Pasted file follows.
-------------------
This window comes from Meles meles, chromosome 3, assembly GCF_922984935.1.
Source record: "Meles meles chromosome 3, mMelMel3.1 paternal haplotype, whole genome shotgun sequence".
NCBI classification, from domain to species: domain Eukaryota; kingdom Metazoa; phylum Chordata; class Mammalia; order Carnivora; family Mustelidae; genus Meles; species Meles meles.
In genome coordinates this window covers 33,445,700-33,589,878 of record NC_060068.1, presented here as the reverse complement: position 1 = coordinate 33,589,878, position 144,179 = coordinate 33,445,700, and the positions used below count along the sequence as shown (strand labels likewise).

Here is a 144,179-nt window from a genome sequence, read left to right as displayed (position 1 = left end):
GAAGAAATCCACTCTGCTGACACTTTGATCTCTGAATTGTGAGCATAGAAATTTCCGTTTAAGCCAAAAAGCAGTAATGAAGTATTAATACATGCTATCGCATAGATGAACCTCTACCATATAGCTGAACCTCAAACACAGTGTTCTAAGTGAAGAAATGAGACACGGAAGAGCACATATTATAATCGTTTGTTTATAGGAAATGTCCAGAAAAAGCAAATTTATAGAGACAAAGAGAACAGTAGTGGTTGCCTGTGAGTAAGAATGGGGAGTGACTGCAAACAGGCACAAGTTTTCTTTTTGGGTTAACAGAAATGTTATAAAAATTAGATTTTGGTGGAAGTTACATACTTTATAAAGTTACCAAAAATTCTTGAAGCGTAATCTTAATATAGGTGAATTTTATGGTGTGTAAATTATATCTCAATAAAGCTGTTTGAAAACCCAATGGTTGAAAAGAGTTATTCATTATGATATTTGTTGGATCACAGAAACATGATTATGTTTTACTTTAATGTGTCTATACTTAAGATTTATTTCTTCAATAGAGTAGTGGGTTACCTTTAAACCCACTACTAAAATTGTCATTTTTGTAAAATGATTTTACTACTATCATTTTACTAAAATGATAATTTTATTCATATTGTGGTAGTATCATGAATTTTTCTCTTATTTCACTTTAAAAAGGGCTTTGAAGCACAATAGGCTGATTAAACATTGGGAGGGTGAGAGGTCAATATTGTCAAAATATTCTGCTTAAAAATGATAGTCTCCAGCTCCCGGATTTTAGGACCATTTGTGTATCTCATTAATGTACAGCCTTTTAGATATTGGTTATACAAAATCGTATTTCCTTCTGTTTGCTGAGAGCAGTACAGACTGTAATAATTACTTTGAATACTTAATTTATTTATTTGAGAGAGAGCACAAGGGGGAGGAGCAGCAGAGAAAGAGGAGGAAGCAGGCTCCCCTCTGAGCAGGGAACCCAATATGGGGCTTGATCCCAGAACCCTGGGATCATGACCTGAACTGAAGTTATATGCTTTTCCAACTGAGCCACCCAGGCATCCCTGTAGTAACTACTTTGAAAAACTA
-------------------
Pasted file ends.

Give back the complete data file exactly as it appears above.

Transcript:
This window comes from Meles meles, chromosome 3, assembly GCF_922984935.1.
Source record: "Meles meles chromosome 3, mMelMel3.1 paternal haplotype, whole genome shotgun sequence".
NCBI classification, from domain to species: domain Eukaryota; kingdom Metazoa; phylum Chordata; class Mammalia; order Carnivora; family Mustelidae; genus Meles; species Meles meles.
In genome coordinates this window covers 33,445,700-33,589,878 of record NC_060068.1, presented here as the reverse complement: position 1 = coordinate 33,589,878, position 144,179 = coordinate 33,445,700, and the positions used below count along the sequence as shown (strand labels likewise).

Here is a 144,179-nt window from a genome sequence, read left to right as displayed (position 1 = left end):
GAAGAAATCCACTCTGCTGACACTTTGATCTCTGAATTGTGAGCATAGAAATTTCCGTTTAAGCCAAAAAGCAGTAATGAAGTATTAATACATGCTATCGCATAGATGAACCTCTACCATATAGCTGAACCTCAAACACAGTGTTCTAAGTGAAGAAATGAGACACGGAAGAGCACATATTATAATCGTTTGTTTATAGGAAATGTCCAGAAAAAGCAAATTTATAGAGACAAAGAGAACAGTAGTGGTTGCCTGTGAGTAAGAATGGGGAGTGACTGCAAACAGGCACAAGTTTTCTTTTTGGGTTAACAGAAATGTTATAAAAATTAGATTTTGGTGGAAGTTACATACTTTATAAAGTTACCAAAAATTCTTGAAGCGTAATCTTAATATAGGTGAATTTTATGGTGTGTAAATTATATCTCAATAAAGCTGTTTGAAAACCCAATGGTTGAAAAGAGTTATTCATTATGATATTTGTTGGATCACAGAAACATGATTATGTTTTACTTTAATGTGTCTATACTTAAGATTTATTTCTTCAATAGAGTAGTGGGTTACCTTTAAACCCACTACTAAAATTGTCATTTTTGTAAAATGATTTTACTACTATCATTTTACTAAAATGATAATTTTATTCATATTGTGGTAGTATCATGAATTTTTCTCTTATTTCACTTTAAAAAGGGCTTTGAAGCACAATAGGCTGATTAAACATTGGGAGGGTGAGAGGTCAATATTGTCAAAATATTCTGCTTAAAAATGATAGTCTCCAGCTCCCGGATTTTAGGACCATTTGTGTATCTCATTAATGTACAGCCTTTTAGATATTGGTTATACAAAATCGTATTTCCTTCTGTTTGCTGAGAGCAGTACAGACTGTAATAATTACTTTGAATACTTAATTTATTTATTTGAGAGAGAGCACAAGGGGGAGGAGCAGCAGAGAAAGAGGAGGAAGCAGGCTCCCCTCTGAGCAGGGAACCCAATATGGGGCTTGATCCCAGAACCCTGGGATCATGACCTGAACTGAAGTTATATGCTTTTCCAACTGAGCCACCCAGGCATCCCTGTAGTAACTACTTTGAAAAACTA